When there is no sunshine, there is the ‘sunshine’ vitamin! Vitamin D is synthesized by our skin in contact with sunlight. It is a group of fat-soluble prohormones (precursors of hormones) that contribute to the metabolism of calcium and phosphorous and also support the immunity system and help prevent various diseases. In our body Vitamin D is obtained from sun exposure, food or supplements. Vitamin D is produced in the skin after exposure to sun light more precisely the B type of ultraviolet light (UVBs). Our body also procures its Vitamin D from some food sources and supplements.
How much vitamin D do we need?
If your body is not producing enough vitamin D because of the reduced contact with sunlight, caused by living far from the equator, cold season, cloudy days, sunscreen, then it is necessary to get its dose from certain foods and supplements. Children and adults need less than seniors but experts recommend at least 400 International units (IUs) a day for adults and double this amount for seniors.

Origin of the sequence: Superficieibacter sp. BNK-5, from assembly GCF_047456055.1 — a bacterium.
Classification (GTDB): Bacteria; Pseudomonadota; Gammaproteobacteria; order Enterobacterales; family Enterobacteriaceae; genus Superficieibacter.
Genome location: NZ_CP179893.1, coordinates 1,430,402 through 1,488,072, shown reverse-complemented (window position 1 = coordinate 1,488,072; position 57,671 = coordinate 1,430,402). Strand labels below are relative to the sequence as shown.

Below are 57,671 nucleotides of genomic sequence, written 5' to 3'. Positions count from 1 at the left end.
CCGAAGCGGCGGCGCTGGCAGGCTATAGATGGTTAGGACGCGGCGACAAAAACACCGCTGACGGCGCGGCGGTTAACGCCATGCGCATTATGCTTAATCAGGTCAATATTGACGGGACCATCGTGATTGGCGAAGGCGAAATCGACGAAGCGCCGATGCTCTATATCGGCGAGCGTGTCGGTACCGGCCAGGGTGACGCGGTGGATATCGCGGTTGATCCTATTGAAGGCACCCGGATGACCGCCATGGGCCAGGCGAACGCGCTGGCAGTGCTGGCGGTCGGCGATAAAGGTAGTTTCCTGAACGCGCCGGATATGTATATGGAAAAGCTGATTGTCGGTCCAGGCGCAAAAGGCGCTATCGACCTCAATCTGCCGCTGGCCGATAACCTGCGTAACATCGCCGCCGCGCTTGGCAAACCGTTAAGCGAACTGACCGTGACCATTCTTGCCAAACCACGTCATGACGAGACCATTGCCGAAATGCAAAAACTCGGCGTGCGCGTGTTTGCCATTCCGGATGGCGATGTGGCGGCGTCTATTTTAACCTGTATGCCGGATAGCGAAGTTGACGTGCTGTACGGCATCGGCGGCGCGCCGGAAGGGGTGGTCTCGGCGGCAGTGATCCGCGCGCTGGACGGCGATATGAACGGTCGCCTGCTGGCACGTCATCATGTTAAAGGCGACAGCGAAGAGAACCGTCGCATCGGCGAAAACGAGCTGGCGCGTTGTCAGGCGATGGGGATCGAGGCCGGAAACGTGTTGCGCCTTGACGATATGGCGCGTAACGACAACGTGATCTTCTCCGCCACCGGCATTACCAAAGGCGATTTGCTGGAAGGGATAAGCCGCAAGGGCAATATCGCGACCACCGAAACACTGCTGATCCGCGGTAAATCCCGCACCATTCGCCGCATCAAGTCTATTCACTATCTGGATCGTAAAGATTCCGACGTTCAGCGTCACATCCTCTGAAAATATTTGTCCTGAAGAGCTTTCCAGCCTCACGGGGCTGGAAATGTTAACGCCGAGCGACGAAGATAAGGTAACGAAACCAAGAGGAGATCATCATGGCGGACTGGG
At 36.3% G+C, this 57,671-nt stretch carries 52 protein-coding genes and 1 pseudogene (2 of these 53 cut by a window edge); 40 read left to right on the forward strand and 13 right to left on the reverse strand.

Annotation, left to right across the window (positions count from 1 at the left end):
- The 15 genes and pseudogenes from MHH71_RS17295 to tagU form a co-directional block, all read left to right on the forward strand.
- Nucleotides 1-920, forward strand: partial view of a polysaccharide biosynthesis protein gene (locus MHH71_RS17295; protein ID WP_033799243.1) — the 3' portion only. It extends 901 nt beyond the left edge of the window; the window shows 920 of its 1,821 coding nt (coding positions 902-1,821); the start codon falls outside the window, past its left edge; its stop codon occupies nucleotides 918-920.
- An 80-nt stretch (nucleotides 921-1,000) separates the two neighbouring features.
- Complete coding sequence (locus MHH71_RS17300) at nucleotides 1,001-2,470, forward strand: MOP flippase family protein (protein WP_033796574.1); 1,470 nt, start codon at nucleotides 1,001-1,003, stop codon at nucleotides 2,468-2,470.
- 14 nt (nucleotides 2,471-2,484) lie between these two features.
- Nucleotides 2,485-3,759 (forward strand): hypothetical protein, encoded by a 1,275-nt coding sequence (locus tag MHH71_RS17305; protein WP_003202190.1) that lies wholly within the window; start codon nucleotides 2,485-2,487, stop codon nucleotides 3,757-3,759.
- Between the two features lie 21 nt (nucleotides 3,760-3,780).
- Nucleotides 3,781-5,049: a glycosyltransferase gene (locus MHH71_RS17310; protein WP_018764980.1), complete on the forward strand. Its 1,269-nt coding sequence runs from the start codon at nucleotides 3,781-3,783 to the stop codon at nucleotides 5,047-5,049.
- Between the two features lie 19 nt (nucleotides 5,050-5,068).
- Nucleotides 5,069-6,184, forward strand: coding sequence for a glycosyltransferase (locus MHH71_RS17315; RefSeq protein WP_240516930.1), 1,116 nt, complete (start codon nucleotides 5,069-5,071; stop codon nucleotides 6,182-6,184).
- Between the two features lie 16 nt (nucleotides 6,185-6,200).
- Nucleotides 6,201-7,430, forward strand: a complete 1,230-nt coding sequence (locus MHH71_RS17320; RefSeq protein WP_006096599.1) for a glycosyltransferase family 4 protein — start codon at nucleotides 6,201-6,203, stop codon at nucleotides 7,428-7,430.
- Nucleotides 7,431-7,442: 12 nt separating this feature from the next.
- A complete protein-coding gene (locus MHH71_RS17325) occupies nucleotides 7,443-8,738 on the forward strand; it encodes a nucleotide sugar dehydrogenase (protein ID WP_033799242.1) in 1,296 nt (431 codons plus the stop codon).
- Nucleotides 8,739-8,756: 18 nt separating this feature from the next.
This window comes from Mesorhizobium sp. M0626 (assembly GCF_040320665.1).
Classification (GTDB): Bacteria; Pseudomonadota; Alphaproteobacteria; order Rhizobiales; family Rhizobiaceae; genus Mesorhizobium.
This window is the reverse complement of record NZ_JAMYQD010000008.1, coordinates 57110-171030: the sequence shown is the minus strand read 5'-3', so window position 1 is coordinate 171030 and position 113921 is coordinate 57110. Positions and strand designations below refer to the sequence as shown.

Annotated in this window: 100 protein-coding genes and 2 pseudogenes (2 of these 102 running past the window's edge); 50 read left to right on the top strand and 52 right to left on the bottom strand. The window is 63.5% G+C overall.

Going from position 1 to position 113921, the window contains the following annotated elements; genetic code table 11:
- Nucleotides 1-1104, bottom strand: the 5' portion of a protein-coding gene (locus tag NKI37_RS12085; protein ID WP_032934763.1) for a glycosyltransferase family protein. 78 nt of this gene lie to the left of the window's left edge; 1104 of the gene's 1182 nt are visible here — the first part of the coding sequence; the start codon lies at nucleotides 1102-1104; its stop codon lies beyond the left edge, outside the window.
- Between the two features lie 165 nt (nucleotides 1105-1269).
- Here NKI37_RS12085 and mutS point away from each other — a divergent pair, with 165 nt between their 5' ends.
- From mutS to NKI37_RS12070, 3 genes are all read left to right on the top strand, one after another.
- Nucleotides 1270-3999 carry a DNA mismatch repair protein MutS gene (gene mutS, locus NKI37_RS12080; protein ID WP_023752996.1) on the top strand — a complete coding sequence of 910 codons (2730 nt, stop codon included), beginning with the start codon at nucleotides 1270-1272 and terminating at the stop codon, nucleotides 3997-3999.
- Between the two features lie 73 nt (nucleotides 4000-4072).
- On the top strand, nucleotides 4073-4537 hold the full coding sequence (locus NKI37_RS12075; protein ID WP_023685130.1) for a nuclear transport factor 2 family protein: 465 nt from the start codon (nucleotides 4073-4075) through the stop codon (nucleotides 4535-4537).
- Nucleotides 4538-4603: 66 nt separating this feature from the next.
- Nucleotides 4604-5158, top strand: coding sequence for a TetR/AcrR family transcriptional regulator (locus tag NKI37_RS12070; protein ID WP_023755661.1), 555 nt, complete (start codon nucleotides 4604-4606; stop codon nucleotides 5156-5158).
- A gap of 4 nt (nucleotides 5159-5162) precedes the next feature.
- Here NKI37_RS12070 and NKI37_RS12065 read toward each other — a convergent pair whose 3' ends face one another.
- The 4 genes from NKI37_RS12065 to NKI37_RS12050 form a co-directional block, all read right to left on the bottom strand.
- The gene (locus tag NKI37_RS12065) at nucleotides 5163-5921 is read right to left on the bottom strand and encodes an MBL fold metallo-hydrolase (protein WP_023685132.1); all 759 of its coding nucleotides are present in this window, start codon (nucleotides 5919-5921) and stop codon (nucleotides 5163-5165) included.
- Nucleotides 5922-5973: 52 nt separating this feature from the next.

However, it’s easier for the body to produce vitamin D from brief exposure to sunlight a few times a week, then it is from food. Be aware that excessive exposure to sunlight will not cause an overdose of vitamin D because the excess is degraded. You won’t get a lifetime of vitamin D on the beach; instead you could get sun burns and skin damage that will last for a lifetime. Two sessions of 15 minutes of sunlight each week are enough to help your body produce the right amount of vitamin D.
Other Sources of vitamin D
Without enough sunlight, you can get your necessary vitamin D from foods like salmon, tuna, sardines, beef liver, egg yolks, mushrooms, cheese, and some processed foods with fortified vitamin D like milk of margarine. Supplements should be taken only if the other natural sources are not available and with a doctor’s recommendation.